Disclaimer: All the things I’ve listed below I’ve happily incorporated into my work over the last 6 years. As I write this post, I am working on a project featuring a custom built-in day bed, upholstered in tones of taupe, white, cream and grey (with green) and featuring industrial accents. If you look through my Portfolio, you’ll see 4 out of these 5 trends featured prominently! I’m in no way suggesting to re-do rooms you recently designed and still love, just merely pointing out that within the next 5-10 years, these are the trends that will be rendered extinct. Maybe now is the time to start brainstorming what’s next.
Grey walls– When I bought my house 6 years ago and was choosing a color for the guest bedroom, I wanted something soothing, neutral, and very different from the dramatic dark brown of my Master. Grey, which was just breaking at that time, was a revelation. The perfect color to reflect our contemporary, cool, ‘anything but tan’ sensibilities. It’s as versatile as any other neutral but the best part? It was new. Great new things spread like wildfire and now it’s just too common, the ‘new tan’, and we need to find the next grey. I’m currently using white with undertones or a very cool off-white.
Reclaimed wood- I believe that in 20 years when we look back at the style of this time, reclaimed wood walls will be our mascot, like shag carpet + wood paneling in the 70s, dusty rose formica furniture in the 80s, funky track and pendant lighting in the 90s, granite countertops of the early 00s. Reclaimed wood echos our overall move in the direction of a more natural looking decor, but it’s worn out its welcome.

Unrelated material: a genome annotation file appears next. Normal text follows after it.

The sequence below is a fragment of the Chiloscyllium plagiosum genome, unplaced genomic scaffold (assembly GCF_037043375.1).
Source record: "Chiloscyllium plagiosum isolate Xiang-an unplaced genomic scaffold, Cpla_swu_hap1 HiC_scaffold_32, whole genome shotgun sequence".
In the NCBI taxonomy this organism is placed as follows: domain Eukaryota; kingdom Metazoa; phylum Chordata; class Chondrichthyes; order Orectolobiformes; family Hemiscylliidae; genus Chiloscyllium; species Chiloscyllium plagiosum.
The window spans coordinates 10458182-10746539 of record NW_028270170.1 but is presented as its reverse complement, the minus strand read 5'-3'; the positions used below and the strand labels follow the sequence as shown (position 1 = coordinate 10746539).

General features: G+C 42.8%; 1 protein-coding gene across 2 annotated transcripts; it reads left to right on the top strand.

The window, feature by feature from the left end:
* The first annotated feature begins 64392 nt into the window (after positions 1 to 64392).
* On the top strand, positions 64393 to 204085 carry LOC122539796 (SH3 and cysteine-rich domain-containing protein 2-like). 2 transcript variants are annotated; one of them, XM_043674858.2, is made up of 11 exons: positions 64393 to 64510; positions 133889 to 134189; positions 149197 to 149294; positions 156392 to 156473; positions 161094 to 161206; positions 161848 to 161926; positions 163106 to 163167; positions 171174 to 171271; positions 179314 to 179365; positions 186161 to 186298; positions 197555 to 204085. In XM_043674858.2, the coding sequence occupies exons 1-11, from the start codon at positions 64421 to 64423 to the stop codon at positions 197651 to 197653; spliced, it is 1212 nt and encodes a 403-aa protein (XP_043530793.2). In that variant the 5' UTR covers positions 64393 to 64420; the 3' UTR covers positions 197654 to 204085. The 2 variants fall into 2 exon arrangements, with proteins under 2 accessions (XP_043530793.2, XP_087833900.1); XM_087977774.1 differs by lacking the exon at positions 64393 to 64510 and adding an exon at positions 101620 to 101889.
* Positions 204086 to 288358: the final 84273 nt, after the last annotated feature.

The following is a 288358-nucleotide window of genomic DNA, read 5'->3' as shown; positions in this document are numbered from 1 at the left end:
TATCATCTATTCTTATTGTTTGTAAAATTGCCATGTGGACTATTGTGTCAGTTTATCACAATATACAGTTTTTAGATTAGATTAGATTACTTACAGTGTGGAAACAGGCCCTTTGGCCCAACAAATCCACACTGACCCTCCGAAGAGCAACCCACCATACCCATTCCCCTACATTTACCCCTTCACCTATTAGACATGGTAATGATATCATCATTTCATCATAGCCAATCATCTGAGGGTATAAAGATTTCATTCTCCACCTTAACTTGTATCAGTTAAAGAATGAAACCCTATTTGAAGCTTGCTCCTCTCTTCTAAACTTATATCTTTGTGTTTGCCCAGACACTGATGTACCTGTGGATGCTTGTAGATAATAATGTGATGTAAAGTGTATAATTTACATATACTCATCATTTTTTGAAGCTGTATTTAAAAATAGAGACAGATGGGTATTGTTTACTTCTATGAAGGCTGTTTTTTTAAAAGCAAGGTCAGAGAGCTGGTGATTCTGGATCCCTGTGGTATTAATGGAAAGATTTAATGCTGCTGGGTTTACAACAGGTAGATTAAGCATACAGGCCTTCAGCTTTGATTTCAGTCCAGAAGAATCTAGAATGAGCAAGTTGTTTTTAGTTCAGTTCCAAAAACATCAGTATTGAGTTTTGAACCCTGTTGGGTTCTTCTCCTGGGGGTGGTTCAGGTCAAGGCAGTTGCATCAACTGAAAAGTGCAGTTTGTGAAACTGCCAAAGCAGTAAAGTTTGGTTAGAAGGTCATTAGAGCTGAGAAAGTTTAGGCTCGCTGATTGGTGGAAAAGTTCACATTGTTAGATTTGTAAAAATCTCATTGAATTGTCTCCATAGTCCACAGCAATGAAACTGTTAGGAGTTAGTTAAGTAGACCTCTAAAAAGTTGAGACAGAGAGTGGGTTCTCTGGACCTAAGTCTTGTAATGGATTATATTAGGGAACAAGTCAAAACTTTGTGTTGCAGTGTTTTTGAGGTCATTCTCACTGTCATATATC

Farmhouse– Not to sound heighty and pretentious, but the popularity of this style fascinates me on a psycho-social level. We live in a modern world almost exclusively behind screens, yet we want our decor to reflect a time where people lived very hard lives. If I were a psychotherapist, I would surmise that we’re striving for the authenticity and simplicity we feel we’ve lost in and amongst the modernity and technology of our lives. Either way, farmhouse* really rings false.
Industrial lighting– It’s hard for me to include this because I really love the industrial look. I’ve loved it since stumbling into the most amazing antique store in Chelsea that features it prominently: Mantiques Modern. But like everything good, it begins the cycle which goes like this: common becomes popular which becomes overdone, and now you can’t walk through a stylish home without seeing one or more Edison bulbs. And that includes my home too.
Greige– Greige refers to the color combination of grey + beige and in the last 5 years, it became much more than simply a color combo; it became an identity aesthetic. There are hundreds of websites devoted exclusively to greige including a substantial portion of Pinterest’s real estate and a stylish online boutique bearing its name. Greige is a big deal.
*And I’m not talking about the ubitiquous ‘farmhouse sink’, which is the best thing to happen to kitchens since the dishwasher.